Linked by Thom Holwerda on Mon 18th Aug 2008 23:33 UTC, submitted by Charles Wilson
Editorial GoboLinux is a distribution which sports a different file system structure than 'ordinary' Linux distributions. In order to remain compatible with the Filesystem Hierarchy Standard, symbolic links are used to map the GoboLinux tree to standard UNIX directories. A post in the GoboLinux forums suggested that it might be better to turn the concept around: retain the FHS, and then use symbolic links to map the GoboLinux tree on top of it. This sparked some interesting discussion. Read on for more details.
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RE[2]: Do we care? Really?
by JMcCarthy on Tue 19th Aug 2008 08:53 UTC in reply to "RE: Do we care? Really?"
JMcCarthy
Member since:
2005-08-12


It IS hindering forward progress. I'm an advanced user, and I want the ability to run multiple version of the same program side-by-side. I WANT to test out if that new version of Evolution really does fix more bugs than it introduces. I WANT to see if that new version of Gaim fixes a certain pet bug without breaking ten other things. In Linux, I can't do this.

This has nothing to do with the existing file system standard, and everything to do with the distributitions package management system. If you were an advanced users you'd know this.

Many distributions already offer such functionality, especially in the form of libraries. all that needs to be done is to append a trailing version number and perhaps a utility which creates a symlink to the desired version.

You could just go /usr/local/ if your distro doesn't provide just functionality.

I thank God everday I use an operating system where I'm largely unaffected by the ideas of weiners. ;)

Edited 2008-08-19 08:55 UTC

Reply Parent Score: 2

RE[3]: Do we care? Really?
by Thom_Holwerda on Tue 19th Aug 2008 09:27 in reply to "RE[2]: Do we care? Really?"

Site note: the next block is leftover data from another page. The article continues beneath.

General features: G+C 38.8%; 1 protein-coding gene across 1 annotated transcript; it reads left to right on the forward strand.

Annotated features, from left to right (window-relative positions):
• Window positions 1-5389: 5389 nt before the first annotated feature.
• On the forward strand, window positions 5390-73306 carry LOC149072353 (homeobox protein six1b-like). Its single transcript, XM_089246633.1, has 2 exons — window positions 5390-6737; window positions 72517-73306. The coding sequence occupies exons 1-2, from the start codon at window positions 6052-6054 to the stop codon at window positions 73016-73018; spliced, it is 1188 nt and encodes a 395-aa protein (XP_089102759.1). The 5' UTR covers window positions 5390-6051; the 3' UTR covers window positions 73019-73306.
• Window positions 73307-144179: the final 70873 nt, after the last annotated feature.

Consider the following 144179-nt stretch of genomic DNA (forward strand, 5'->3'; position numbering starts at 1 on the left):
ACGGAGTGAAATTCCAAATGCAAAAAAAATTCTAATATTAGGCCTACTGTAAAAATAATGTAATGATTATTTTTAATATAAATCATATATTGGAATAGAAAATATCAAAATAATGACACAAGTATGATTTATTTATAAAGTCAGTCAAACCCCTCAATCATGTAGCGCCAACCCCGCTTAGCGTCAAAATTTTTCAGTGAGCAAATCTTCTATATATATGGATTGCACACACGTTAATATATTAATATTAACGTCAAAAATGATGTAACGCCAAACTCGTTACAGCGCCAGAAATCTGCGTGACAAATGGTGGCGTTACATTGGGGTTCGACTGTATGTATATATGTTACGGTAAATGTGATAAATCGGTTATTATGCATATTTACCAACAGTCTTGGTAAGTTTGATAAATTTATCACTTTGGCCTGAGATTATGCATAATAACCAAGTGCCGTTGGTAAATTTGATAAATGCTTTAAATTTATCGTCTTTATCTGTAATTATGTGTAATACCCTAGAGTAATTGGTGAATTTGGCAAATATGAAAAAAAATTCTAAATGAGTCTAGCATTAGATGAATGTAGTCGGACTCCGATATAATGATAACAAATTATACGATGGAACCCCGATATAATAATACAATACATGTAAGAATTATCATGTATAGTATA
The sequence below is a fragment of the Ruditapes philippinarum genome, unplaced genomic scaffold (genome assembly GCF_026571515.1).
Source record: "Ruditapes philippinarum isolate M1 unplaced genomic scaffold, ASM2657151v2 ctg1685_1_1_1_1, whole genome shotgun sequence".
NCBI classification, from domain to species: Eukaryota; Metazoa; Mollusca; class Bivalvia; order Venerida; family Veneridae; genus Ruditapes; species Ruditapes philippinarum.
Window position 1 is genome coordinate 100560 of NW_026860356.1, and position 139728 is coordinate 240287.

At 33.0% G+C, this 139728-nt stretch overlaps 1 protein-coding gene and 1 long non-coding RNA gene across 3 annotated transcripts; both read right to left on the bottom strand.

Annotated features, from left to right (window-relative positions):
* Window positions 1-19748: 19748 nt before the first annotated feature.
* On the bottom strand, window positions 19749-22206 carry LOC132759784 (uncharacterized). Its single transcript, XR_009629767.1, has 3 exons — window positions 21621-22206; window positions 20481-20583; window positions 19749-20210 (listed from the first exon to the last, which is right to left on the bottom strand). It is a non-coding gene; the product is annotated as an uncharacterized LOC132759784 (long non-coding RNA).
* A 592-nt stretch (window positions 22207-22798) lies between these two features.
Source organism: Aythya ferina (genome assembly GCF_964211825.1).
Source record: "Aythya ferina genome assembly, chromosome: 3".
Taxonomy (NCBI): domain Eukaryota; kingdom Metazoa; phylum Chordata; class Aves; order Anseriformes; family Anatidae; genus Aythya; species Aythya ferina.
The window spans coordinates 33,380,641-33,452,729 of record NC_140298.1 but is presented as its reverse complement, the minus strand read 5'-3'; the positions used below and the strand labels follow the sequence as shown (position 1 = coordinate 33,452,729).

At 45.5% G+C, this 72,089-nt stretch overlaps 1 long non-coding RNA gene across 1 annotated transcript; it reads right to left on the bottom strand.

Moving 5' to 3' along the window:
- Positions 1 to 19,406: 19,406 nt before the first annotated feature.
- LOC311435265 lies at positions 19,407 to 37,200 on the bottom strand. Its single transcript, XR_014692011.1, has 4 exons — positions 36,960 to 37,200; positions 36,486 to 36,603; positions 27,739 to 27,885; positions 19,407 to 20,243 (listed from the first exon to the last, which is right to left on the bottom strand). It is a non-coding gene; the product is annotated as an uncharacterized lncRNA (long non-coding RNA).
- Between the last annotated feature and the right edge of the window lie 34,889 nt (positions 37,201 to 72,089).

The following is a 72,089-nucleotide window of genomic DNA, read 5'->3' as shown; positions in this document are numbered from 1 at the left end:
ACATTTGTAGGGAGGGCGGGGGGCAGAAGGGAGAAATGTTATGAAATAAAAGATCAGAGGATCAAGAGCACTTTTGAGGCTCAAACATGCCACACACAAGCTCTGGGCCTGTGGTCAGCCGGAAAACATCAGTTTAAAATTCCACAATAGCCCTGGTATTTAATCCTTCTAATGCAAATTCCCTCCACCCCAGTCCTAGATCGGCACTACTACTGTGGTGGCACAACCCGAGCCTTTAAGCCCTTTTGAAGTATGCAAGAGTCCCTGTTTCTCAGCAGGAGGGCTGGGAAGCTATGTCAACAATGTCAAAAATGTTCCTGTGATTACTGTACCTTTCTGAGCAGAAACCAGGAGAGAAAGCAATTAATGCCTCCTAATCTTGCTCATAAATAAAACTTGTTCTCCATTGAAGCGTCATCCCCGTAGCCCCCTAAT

Thom_Holwerda Member since:
2005-06-29

This has nothing to do with the existing file system standard, and everything to do with the distributitions package management system. If you were an advanced users you'd know this.


FHS doesn't facilitate it either. That's the whole point: sure, it's possible to achieve many things with the FHS, but it wasn't built for it, and it shows. Applications have their files all over the place, and managing multiple instances of such a program is extremely difficult.

Sure, I can cook my dinner on a camp fire in my backyard, but I prefer doing it in my kitchen with all the appliances waiting for me. FHS is the camp fire - we need to create a kitchen with the appliances. Mac OS X has taken a few steps in the right direction, but its still a bloody mess.

Many distributions already offer such functionality, especially in the form of libraries. all that needs to be done is to append a trailing version number and perhaps a utility which creates a symlink to the desired version.


Thank you for proving my point. You call this elegant? This is yet another piece of band-aid applied to fix an inherently outdated system. Compare your band-aid solution to my much more elegant proposals:

http://www.osnews.com/story/19711/The_Utopia_of_Program_Management

The reason my solution is much more elegant is because I designed it with all those advanced features in mind, instead of trying to bolt them on afterwards in a shoddy fashion. As someone else already painfully noted, Linux/UNIX fanatics are eager to point out that Windows is stuck with old and outdated ways, but in fact, the UNIX world is much worse off.

Reply Parent Score: 6